The knowledge that first inventors disclose in patents is difficult to protect. Future inventors may use it to obtain superior non-infringing innovations which may end up undermining the market position of the original inventor. This is likely the crucial reason for an important majority of patents being obscure and difficult to read despite the formal enablement requirement of patent law (Scotchmer, 2004). Similarly, inventors, to avoid disclosure and imitation, use secrecy. In this manner, they protect their superior market position.1 However, the ‘secret’ may be independently rediscovered by a second research firm. Furthermore, at least in the U.S., if the research firm that rediscovers the ‘secret’ obtained a valid patent, it would have the right to exclude the prior inventor from using the secret innovation.2 As these disclosure problems suggest, inventors anticipate that disclosure reveals knowledge that rivals may use to obtain better products which later might be protected by patents. Thus they may be reluctant to disclose. However, they also foresee that rivals invest in R&D to obtain their own inventions. Hence, the competitive t hreat of future inventions drives them to disclose knowledge to diminish the chances that a rival has of patenting a competing innovation. The idea is simple. Since future patents are evaluated in the light of prior art, first inventors, by disclosing and creating new prior art, make it more difficult for second inventors to obtain patent rights on related inventions. 3, 4 We focus here on the strategic determination of disclosure when inventors are confronted with that trade-off. We examine the optimal R&D response of a rival to disclosure and the repercussion that changes in patent policy and market profits have on the equilibrium configuration of disclosure and R&D. Our ideas are organized around the premise that when the rival succeeds in R&D, the inventor strictly prefers that the rival fails to obtain a patent, while the rival has opposite preferences. Within this setup, we address questions like the following ones: (i) is decreasing the patentability standard a good policy to encourage disclosure and to boost R&D? More generally: how does the patentability standard relate to welfare? and (ii) how do disclosure and R&D depend on the market premium for technological leadership? Three features specific to our model are shown to underpin the conclusions. First: disclosure reveals useful knowledge for R&D. This is captured by assuming that disclosure decreases the rival’s marginal cost of achieving any probability of success in its R&D activity. This knowledge externality encourages R&D. Second: disclosure creates prior art and thus it diminishes the probability that the rival has of receiving a patent. 5 This l egal externality discourages R&D. The net impact of disclosure on R&D is called the transfer effect. We focus on the case in which this effect is positive and thus the rival’s best response R&D probability increases with disclosure. Third and last: the marginal benefit of disclosing increases with the level of the R&D probability. This is called the threat effect. Intuitively, disclosure is used to prevent the rival from patenting a competing idea. But to receive a patent, the rival must first succeed in R&D. When the level of the R&D probability is higher, success and hence the threat of a patent becomes a more likely event. Thus the marginal value of disclosing rises. To answer our first question, observe how a lower patentability standard impacts the equilibrium configuration. When the patentability standard decreases, the marginal cost of disclosing increases since the rival’s patenting probability is higher for any given disclosure level. However, a lower patentability standard also raises the marginal benefit of disclosing because the rival’s R&D probability shifts upwards and thus—the threat of the rival’s patent becomes a more likely event. A clear taxonomy emerges. First, when the transfer effect is ‘small’ a decrease in the patentability standard generates a higher disclosure level and boosts R&D. Second, when the transfer effect is ‘large’, a decrease in the patentability standard generates a strategic withholding of knowledge. But then whether or not R&D is encouraged is not clear. For a fixed disclosure level, R&D rises as a result of a decrease in the patentability standard. But a lower patentability standard induces fewer disclosures, increasing the marginal R&D cost and thus discouraging R&D. The final outcome might be a reduction in R&D. Welfare aspects are more complex. However, under some conditions, some suggestive insights are obtained. When subsequent R&D creates positive external effects, both the equilibrium R&D probability and the disclosure level are below the welfare-maximizing ones. Hence, a welfare-maximizing policy requires setting a patentability standard in order to correct these distortions. In our model, whether the patentability standard should decrease or not depends on the size of the transfer effect as the previous discussion suggests. When the transfer effect is ‘small’, the welfare-maximizing policy consists, under an additional sufficient condition, of decreasing the patentability standard to its ‘minimum’ level. However, when the transfer effect is ‘large’, the welfare-maximizing policy requires increasing the patentability standard to its ‘maximal’ feasible level. These results contribute to clarifying some of the issues involved in the debate about the optimal patentability standard and patent quality. In some knowledge-based industries, particularly in Software, Semiconductors and Biotechnology, there are good reasons to believe that disclosure, innovation and R&D overall would be well promoted by increasing the patentability standard. In these sectors disclosure seems to be crucial for decreasing the future cost of incremental innovations while its influence on patentability is really low. There is extensive evidence that documents the ‘low’ quality of patents which most of the time do not meet the requirements for patentability, particularly in regard to prior art.6 Lastly, we discuss one more interesting result. When the rival fails in R&D, the most advanced innovation is the one used by the inventor. However, when the rival succeeds in R&D but fails to obtain a patent, both firms use the most advanced invention in the market. We define the market premium as the difference between the profits received by the inventor in the first and the second case. Suppose that there is an exogenous increase in the market premium: how would the equilibrium change? The aim of this exercise is to find a regularity between the amount of secrecy, the intensity of R&D and the size of the premium for leadership. Interestingly, the answer depends on how strong the linkage between the market profit of the inventor and her rival’s profit is. We show that for those industries in which the t ransfer effect is ‘small’, a relatively moderate positive linkage between the profits of the firms may be sufficient for a higher market premium to determine, at least, a higher R&D intensity; and in some cases, both a higher disclosure level and also a higher research probability. This result contradicts the common view that those industrial sectors with a high market premium should be characterized by a low disclosure level and ‘big’ secrets. In this case a ‘flourishing’ environment characterized by ‘high-stakes-high-disclosure and high R&D activity’ arises. But we also underscore that when the transfer effect is ‘large’, the picture might look exactly the opposite unless the linkage effect is sufficiently strong. The paper is organized as follows. In Section 2 we describe the model and some preliminary results. Section 3 presents our main findings. Section 4 discusses the relation between welfare and the patentability standard. In Section 5, we address several issues that our model relegates: Patent infringement and damages, the effect of disclosure on market profits, and subsequent innovation together with asymmetric information is also considered. Section 6 places our paper in relation to the relevant literature. In Section 7, we conclude. All proofs are assembled in Appendix 7.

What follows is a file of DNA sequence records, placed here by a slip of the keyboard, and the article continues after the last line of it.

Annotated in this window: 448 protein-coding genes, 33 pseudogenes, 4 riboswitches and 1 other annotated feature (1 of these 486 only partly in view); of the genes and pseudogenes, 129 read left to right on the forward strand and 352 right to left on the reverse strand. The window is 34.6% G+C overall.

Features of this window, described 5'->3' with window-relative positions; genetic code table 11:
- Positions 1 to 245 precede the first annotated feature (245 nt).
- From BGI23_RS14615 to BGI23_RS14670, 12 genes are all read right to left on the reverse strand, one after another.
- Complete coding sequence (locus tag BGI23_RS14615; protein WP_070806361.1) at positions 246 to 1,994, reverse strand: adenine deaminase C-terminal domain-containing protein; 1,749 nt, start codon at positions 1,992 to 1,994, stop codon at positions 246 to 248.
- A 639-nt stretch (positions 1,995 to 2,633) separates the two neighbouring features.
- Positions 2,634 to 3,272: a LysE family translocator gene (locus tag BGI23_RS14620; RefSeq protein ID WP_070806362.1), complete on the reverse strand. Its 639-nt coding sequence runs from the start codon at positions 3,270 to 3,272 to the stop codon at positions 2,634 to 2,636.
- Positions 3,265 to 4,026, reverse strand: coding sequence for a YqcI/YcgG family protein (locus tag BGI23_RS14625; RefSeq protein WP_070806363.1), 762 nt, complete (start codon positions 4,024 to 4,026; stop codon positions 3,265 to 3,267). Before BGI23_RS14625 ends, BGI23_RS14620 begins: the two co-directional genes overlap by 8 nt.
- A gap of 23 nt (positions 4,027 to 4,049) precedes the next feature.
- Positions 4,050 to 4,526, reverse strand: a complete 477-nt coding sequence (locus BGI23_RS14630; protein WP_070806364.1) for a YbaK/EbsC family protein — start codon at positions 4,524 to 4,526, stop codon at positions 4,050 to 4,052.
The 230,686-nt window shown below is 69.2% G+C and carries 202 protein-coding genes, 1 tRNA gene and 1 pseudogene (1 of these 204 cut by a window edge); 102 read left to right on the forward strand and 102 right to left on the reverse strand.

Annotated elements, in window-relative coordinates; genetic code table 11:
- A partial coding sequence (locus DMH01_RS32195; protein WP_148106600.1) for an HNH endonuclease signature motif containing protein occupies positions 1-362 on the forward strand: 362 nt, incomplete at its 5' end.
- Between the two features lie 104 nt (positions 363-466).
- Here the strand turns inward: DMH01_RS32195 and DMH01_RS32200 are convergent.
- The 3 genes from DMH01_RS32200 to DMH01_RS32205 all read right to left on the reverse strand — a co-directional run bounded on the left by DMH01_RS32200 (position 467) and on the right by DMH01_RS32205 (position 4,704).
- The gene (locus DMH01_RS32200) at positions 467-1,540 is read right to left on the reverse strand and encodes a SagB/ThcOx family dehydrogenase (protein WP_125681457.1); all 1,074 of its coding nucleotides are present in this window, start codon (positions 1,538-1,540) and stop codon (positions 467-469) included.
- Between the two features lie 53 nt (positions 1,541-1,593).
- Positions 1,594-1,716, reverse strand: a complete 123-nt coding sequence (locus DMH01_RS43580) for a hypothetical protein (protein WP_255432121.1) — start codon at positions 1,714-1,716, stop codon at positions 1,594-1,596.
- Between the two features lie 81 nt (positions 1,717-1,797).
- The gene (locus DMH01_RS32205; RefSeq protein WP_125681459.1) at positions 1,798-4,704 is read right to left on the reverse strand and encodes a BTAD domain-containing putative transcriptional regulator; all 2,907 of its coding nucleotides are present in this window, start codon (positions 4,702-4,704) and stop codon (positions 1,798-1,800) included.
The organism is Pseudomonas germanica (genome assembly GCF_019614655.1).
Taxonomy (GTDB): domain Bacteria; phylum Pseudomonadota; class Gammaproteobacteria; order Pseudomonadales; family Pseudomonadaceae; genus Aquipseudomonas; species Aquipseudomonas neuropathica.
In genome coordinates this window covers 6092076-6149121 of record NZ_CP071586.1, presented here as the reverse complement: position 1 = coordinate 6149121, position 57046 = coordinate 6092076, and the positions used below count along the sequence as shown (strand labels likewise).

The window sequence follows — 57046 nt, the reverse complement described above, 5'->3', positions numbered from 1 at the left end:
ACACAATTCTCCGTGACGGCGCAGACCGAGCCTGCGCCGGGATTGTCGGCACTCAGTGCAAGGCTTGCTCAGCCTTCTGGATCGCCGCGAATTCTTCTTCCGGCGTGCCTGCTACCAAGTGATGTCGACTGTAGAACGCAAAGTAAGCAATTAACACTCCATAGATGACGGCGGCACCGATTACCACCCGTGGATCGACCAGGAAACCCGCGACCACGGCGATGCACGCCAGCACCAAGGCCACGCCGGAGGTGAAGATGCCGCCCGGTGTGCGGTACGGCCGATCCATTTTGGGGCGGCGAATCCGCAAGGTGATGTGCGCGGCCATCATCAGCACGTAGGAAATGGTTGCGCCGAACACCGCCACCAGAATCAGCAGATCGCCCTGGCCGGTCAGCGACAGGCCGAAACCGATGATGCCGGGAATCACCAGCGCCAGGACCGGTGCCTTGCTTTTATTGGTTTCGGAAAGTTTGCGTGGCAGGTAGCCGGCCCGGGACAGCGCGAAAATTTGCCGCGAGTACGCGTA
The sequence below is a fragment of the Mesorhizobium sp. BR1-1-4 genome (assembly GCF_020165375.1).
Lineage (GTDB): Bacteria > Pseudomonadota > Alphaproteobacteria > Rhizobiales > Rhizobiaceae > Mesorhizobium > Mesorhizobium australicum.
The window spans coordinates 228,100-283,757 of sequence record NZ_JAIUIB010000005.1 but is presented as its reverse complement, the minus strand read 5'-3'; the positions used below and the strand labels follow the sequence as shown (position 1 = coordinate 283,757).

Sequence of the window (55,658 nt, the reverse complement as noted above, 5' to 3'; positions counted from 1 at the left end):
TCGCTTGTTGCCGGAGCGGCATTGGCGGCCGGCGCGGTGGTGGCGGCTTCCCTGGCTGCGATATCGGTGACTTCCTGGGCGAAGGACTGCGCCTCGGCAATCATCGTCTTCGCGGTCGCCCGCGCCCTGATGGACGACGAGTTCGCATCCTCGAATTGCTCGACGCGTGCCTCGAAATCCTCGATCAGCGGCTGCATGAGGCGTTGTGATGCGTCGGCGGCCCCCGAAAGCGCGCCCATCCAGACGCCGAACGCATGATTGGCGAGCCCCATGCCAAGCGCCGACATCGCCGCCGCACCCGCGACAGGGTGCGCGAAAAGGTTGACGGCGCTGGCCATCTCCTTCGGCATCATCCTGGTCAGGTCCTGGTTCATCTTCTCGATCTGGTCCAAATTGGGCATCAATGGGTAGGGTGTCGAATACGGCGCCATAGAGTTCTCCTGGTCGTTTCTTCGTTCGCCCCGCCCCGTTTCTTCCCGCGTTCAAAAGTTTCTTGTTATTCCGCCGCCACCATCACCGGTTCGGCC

نتیجه گیری انگلیسی
This paper has examined how first inventors can manipulate their private knowledge to make more difficult the patenting of future competing innovations. We envision one interesting avenue for future research: The possibility of considering licensing agreements between the inventors. As the knowledge possessed by prior inventors is useful for pursuing further R&D, potential knowledge agreements between sequential and competing inventors seem a natural alternative.39 The determination of disclosure under the shadow of potential negotiations between rival parties remains largely unexplored. By increasing the disclosure level, a prior inventor makes more difficult the patenting of a competing idea. However, her bargaining position could also be weaker since the amount of excludable and hence negotiable knowledge would be necessarily smaller. These issues, crucial to understand how knowledge is disseminated when it can be traded, are left for future research.